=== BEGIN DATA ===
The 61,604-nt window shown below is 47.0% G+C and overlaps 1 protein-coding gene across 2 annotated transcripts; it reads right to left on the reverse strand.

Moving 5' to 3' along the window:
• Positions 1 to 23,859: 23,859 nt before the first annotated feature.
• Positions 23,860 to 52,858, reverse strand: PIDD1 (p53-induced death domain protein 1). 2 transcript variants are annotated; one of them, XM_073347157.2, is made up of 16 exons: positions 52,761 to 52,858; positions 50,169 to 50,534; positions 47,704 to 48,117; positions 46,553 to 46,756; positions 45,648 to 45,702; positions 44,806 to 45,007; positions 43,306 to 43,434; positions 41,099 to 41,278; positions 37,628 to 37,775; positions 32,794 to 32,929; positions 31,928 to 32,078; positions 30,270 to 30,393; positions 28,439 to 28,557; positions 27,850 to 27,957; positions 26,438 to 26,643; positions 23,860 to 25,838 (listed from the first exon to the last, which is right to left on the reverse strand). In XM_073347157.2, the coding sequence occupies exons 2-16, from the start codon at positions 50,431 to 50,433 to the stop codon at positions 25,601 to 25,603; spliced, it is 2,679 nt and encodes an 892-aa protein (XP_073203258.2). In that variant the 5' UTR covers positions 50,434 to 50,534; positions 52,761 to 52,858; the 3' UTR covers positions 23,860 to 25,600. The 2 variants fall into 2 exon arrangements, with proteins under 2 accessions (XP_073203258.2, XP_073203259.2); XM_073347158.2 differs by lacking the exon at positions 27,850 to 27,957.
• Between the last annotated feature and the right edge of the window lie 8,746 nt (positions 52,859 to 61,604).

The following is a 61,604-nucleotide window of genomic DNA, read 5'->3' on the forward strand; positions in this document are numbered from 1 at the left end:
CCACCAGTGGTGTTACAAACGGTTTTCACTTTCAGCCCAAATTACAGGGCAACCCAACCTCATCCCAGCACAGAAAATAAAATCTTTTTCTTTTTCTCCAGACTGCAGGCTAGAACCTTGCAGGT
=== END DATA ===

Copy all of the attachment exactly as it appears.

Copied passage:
The 61,604-nt window shown below is 47.0% G+C and overlaps 1 protein-coding gene across 2 annotated transcripts; it reads right to left on the reverse strand.

Moving 5' to 3' along the window:
• Positions 1 to 23,859: 23,859 nt before the first annotated feature.
• Positions 23,860 to 52,858, reverse strand: PIDD1 (p53-induced death domain protein 1). 2 transcript variants are annotated; one of them, XM_073347157.2, is made up of 16 exons: positions 52,761 to 52,858; positions 50,169 to 50,534; positions 47,704 to 48,117; positions 46,553 to 46,756; positions 45,648 to 45,702; positions 44,806 to 45,007; positions 43,306 to 43,434; positions 41,099 to 41,278; positions 37,628 to 37,775; positions 32,794 to 32,929; positions 31,928 to 32,078; positions 30,270 to 30,393; positions 28,439 to 28,557; positions 27,850 to 27,957; positions 26,438 to 26,643; positions 23,860 to 25,838 (listed from the first exon to the last, which is right to left on the reverse strand). In XM_073347157.2, the coding sequence occupies exons 2-16, from the start codon at positions 50,431 to 50,433 to the stop codon at positions 25,601 to 25,603; spliced, it is 2,679 nt and encodes an 892-aa protein (XP_073203258.2). In that variant the 5' UTR covers positions 50,434 to 50,534; positions 52,761 to 52,858; the 3' UTR covers positions 23,860 to 25,600. The 2 variants fall into 2 exon arrangements, with proteins under 2 accessions (XP_073203258.2, XP_073203259.2); XM_073347158.2 differs by lacking the exon at positions 27,850 to 27,957.
• Between the last annotated feature and the right edge of the window lie 8,746 nt (positions 52,859 to 61,604).

The following is a 61,604-nucleotide window of genomic DNA, read 5'->3' on the forward strand; positions in this document are numbered from 1 at the left end:
CCACCAGTGGTGTTACAAACGGTTTTCACTTTCAGCCCAAATTACAGGGCAACCCAACCTCATCCCAGCACAGAAAATAAAATCTTTTTCTTTTTCTCCAGACTGCAGGCTAGAACCTTGCAGGT